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No Letting Go: Sedona Film Festival

By | Awareness, Behavioral Health, Community | No Comments

From the Sedona Film Festival:

“The Sedona International Film Festival is proud to partner with the Mental Health Coalition Verde Valley to present the Northern Arizona premiere of the multiple award-winning film “No Letting Go” showing Thursday, May 5 at 4 and 7 p.m. at the Mary D. Fisher Theatre. (click HERE for ticket information)

The premiere is one of the kick-off events of Mental Health Month. 

“No Letting Go” will have a community conversation after both screenings with Rose Boerner, President of NAMI (National Association of Mental Illness, Sedona) and Lisa Moore, both with family members who have struggled with mental illness and who will share their personal stories about the challenges of a diagnosis and proper care for loved ones.

What would you do to save your child? Based on a true story and adapted from “Illness”, an award-winning short film, “No Letting Go” follows the journey of one family’s struggle to understand and cope with the erratic behavior and emotional instability of their son, Tim. The family’s world starts to unravel as they discover that their son’s increasing fragility is due to mental illness.

Tim’s painful, yet invisible, struggle to cope with everyday life takes its toll on his parents and the well-being of his brothers. Anger, resentment and conflict arise as Tim’s parents desperately search for answers. As his symptoms become more and more debilitating, his parents are faced with painfully difficult choices that will change their lives forever.

Tim’s family must play an integral role in finding the help he desperately needs, but will it be too late? Will love, strength and courage prevail to reveal the resiliency of the human spirit?

“No Letting Go” is a powerful film that gives a voice to millions of families who suffer alone and in silence. This poignant film honestly depicts the potentially devastating impacts of mental health disorders, which affect one in five children in the United States every year. The pervasive stigma surrounding mental illness prevents people from seeking the help they need. Sharing stories using the power of film is an important step towards opening and erasing stigma.

“This films shines the deserving, dramatic, breathtaking light on mental illness,” says actress and activist Kathy Najimy.

Janet Susin, president of the National Association of Mental Illness Queens/Nassau calls “No Letting Go” a “hopeful film that anyone can identify with who has had their life turned upside down by a personal tragedy and struggled to find answers.”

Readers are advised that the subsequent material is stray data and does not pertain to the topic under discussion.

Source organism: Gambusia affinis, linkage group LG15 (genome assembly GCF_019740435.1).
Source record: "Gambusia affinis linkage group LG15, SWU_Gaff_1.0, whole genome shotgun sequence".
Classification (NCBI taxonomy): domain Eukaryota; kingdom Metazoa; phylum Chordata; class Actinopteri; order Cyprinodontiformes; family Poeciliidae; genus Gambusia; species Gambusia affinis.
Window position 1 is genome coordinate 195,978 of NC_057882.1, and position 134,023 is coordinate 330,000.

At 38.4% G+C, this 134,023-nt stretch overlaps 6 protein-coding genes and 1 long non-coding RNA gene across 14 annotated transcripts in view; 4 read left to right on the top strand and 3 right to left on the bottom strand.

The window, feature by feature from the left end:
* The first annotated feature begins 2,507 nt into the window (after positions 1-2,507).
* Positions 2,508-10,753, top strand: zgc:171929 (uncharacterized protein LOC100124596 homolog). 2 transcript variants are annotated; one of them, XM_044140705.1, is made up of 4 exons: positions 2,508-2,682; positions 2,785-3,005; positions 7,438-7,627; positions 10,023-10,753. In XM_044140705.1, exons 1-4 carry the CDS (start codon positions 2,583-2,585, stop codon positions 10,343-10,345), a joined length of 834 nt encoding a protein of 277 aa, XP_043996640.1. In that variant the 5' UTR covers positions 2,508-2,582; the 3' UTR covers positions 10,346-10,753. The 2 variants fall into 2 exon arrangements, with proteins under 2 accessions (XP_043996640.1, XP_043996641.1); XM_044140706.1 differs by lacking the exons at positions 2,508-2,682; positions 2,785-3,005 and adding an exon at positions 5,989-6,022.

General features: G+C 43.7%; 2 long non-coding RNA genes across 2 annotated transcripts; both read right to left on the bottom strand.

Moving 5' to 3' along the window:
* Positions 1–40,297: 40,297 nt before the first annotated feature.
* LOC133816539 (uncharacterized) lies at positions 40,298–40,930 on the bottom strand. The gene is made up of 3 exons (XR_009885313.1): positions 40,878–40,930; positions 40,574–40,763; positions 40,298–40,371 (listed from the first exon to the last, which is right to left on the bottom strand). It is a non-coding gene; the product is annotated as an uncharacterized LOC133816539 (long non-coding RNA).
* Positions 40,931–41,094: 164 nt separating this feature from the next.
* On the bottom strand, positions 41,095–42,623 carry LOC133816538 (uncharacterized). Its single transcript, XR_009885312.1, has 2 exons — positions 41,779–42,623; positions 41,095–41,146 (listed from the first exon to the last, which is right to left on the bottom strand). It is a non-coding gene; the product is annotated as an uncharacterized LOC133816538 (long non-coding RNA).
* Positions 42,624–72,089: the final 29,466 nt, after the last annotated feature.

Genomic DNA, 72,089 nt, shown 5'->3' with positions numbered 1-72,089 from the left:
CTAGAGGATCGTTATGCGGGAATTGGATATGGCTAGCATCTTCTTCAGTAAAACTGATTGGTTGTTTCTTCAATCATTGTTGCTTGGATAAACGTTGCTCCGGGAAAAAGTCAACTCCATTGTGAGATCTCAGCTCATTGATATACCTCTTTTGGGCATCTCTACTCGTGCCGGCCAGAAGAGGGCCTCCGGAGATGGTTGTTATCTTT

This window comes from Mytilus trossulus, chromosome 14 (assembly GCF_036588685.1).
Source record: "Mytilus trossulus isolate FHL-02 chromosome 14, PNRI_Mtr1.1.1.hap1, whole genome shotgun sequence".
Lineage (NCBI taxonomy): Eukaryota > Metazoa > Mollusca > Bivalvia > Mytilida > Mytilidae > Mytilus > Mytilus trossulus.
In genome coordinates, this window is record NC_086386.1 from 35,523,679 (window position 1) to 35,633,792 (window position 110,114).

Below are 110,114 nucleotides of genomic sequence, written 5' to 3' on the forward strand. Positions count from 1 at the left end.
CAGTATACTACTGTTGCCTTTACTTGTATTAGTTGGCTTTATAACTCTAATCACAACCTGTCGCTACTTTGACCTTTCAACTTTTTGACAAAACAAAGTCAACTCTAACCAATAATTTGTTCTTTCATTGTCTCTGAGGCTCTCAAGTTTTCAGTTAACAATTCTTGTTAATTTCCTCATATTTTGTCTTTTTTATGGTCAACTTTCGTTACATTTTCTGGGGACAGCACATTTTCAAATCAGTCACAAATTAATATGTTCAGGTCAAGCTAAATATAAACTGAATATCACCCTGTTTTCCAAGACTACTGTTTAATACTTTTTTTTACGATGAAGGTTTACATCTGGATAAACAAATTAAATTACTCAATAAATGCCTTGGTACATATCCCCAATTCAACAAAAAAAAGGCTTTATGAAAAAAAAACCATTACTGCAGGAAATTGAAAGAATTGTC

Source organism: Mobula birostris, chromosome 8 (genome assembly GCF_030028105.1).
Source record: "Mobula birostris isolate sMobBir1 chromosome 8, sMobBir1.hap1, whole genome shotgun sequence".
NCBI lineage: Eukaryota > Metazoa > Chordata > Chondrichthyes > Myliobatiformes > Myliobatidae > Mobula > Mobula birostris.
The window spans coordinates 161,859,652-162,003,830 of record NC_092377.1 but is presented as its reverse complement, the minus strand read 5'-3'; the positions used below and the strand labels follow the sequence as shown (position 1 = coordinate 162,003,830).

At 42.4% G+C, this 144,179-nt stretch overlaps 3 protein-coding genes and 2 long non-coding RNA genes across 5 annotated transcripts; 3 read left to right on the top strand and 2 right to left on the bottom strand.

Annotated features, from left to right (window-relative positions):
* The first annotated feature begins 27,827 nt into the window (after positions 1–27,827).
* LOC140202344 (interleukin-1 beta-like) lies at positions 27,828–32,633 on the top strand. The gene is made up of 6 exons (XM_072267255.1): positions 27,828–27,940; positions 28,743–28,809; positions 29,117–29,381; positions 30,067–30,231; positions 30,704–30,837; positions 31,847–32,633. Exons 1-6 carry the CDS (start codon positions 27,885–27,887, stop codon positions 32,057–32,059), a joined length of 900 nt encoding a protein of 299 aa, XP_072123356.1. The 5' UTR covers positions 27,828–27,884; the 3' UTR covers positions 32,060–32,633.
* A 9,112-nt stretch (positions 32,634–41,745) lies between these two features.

The Mental Health Coalition Verde Valley is participating in May’s National Mental Health Awareness Month with an extensive series of local programs to increase the awareness of and dialogue about mental illness. The theme for May is “Hope, Help and Healing”, a month of stories, opportunities, experiences, learning, performances and film. Each week during the month has a special focus including youth and families the first week, post-traumatic stress disorder and trauma the second week, suicide and depression the third week and creativity and the healing process the last week. Each week during the month, on Thursday, a relevant film will be shown at the Mary D. Fisher Theatre in partnership with the Sedona Film Festival.

Spectrum Healthcare…the Safest Place in Town

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Every year, the Cottonwood Fire Department presents an award to the Cottonwood business that provides the safest environment for its staff and customers. The smiling face receiving the award this year is none other than our own Laura Robinson, the director of Quality Management for Spectrum Healthcare. It was presented to Spectrum at the Cottonwood Chamber of Commerce January meeting and we couldn’t be prouder.
Thank you to the dedicated men and women of the Cottonwood Fire Department, and thank you to Laura and to every one of our Spectrum Team for making Spectrum not only a great place to work, but a safe place. 
laura CFD
spectrum healthcare ©2016

Every Patient Matters

By | Community, Pediatrics, Primary Care | No Comments
A little 4 year old girl sat in Spectrum’s lobby waiting for her older sister.
 
She stopped a woman walking by to ask the woman if she knew when her sister would be finished with her appointment. The woman, who was clearly on her way somewhere, stopped immediately. She smiled back at the little girl, and told her she would check on the time, which she did, and quickly returned to the little girl to reassure her that it would be soon. The little girl shared with the woman that she missed her sister when she was gone.
 
The woman had a great number of things to do, but at that moment, nothing was more important than the little face in front of her. To the great delight of the little girl, the woman sat in the lobby with her. The two talked and giggled and played with the little girl’s doll until the little girl’s sister returned to the lobby from her appointment. The little girl said goodbye and each went on their way.
 
Those watching this scene could not help but remark how adorable those two were, sitting together like old friends, playing with a doll.
 
The little girl, no doubt, went back to her home and the woman, went back to her office to continue working, for she had much work to do.
 
And on the door of the woman’s office office read a nameplate: April Razo, Spectrum Healthcare CEO.
 
At Spectrum Healthcare, every patient matters to every one of us.
spectrum healthcare ©2016
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